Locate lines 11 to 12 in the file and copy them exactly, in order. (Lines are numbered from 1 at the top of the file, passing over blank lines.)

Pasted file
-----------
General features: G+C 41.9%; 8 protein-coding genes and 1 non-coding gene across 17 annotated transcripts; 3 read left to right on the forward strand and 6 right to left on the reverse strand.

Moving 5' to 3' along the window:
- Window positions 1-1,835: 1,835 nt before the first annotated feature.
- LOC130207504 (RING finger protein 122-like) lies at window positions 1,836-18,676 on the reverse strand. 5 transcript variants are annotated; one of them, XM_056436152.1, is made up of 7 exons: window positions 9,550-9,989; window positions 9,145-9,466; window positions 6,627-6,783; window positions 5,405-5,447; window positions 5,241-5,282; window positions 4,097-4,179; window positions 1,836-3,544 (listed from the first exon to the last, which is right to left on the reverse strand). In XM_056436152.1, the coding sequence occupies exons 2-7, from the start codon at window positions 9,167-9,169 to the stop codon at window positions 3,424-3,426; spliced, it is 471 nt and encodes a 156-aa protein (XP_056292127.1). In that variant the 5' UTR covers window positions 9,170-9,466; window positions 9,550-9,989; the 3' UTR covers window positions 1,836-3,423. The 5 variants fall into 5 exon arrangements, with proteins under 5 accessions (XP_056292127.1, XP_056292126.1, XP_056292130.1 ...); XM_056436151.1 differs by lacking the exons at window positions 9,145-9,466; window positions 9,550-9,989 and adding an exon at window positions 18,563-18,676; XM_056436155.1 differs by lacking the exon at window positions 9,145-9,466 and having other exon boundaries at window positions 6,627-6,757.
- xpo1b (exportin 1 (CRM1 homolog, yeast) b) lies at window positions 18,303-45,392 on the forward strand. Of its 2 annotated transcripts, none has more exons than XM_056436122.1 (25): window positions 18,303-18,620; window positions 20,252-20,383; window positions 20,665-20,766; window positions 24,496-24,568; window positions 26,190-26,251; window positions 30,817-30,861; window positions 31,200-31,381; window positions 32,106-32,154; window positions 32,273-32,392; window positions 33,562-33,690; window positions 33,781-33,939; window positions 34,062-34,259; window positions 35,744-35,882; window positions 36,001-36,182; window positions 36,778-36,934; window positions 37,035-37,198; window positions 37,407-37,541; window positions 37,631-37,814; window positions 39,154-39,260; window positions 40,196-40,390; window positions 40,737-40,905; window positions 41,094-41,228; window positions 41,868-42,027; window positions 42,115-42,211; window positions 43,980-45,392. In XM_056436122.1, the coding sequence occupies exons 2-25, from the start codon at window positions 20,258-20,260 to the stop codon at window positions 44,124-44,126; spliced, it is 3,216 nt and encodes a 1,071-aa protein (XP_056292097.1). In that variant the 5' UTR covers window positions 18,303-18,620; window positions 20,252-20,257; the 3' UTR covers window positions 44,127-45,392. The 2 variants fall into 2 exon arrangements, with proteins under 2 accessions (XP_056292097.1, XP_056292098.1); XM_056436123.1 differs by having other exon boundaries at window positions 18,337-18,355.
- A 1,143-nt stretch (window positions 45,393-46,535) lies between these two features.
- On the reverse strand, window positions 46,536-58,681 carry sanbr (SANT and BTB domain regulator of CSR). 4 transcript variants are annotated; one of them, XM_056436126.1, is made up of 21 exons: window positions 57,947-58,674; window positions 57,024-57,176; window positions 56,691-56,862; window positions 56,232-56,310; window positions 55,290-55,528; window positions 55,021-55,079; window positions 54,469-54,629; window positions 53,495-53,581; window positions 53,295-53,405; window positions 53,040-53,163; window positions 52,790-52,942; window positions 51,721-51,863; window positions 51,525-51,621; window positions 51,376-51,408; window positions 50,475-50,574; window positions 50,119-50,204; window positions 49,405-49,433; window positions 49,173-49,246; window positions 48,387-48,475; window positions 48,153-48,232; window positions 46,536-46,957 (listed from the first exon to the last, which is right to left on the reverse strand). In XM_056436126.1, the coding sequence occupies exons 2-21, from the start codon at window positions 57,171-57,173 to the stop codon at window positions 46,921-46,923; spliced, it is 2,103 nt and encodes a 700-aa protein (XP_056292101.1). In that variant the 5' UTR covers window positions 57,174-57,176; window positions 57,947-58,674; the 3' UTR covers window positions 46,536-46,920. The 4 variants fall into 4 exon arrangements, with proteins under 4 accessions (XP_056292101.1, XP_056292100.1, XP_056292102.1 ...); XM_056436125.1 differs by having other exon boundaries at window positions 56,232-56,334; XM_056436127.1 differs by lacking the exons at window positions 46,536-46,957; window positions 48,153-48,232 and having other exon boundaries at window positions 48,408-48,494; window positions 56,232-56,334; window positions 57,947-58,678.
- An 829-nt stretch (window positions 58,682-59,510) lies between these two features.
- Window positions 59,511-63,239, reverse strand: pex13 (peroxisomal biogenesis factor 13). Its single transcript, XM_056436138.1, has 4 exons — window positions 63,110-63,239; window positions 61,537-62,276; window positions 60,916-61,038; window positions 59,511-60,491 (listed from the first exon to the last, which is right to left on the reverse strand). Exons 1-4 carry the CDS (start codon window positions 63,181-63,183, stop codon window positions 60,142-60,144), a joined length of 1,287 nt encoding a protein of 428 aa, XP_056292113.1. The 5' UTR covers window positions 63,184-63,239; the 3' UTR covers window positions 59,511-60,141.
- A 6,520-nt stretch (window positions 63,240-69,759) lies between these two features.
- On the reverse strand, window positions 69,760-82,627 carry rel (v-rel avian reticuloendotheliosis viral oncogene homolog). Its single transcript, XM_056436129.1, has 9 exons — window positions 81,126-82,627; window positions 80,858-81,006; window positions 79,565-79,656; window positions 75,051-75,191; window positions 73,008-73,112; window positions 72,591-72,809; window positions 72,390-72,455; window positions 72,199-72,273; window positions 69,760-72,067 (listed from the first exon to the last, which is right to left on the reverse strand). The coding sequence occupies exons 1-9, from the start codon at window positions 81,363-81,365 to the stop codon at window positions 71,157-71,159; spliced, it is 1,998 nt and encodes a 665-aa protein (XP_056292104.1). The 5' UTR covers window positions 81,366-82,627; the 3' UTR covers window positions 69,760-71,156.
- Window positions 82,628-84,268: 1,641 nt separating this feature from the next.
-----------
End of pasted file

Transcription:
- On the reverse strand, window positions 69,760-82,627 carry rel (v-rel avian reticuloendotheliosis viral oncogene homolog). Its single transcript, XM_056436129.1, has 9 exons — window positions 81,126-82,627; window positions 80,858-81,006; window positions 79,565-79,656; window positions 75,051-75,191; window positions 73,008-73,112; window positions 72,591-72,809; window positions 72,390-72,455; window positions 72,199-72,273; window positions 69,760-72,067 (listed from the first exon to the last, which is right to left on the reverse strand). The coding sequence occupies exons 1-9, from the start codon at window positions 81,363-81,365 to the stop codon at window positions 71,157-71,159; spliced, it is 1,998 nt and encodes a 665-aa protein (XP_056292104.1). The 5' UTR covers window positions 81,366-82,627; the 3' UTR covers window positions 69,760-71,156.
- Window positions 82,628-84,268: 1,641 nt separating this feature from the next.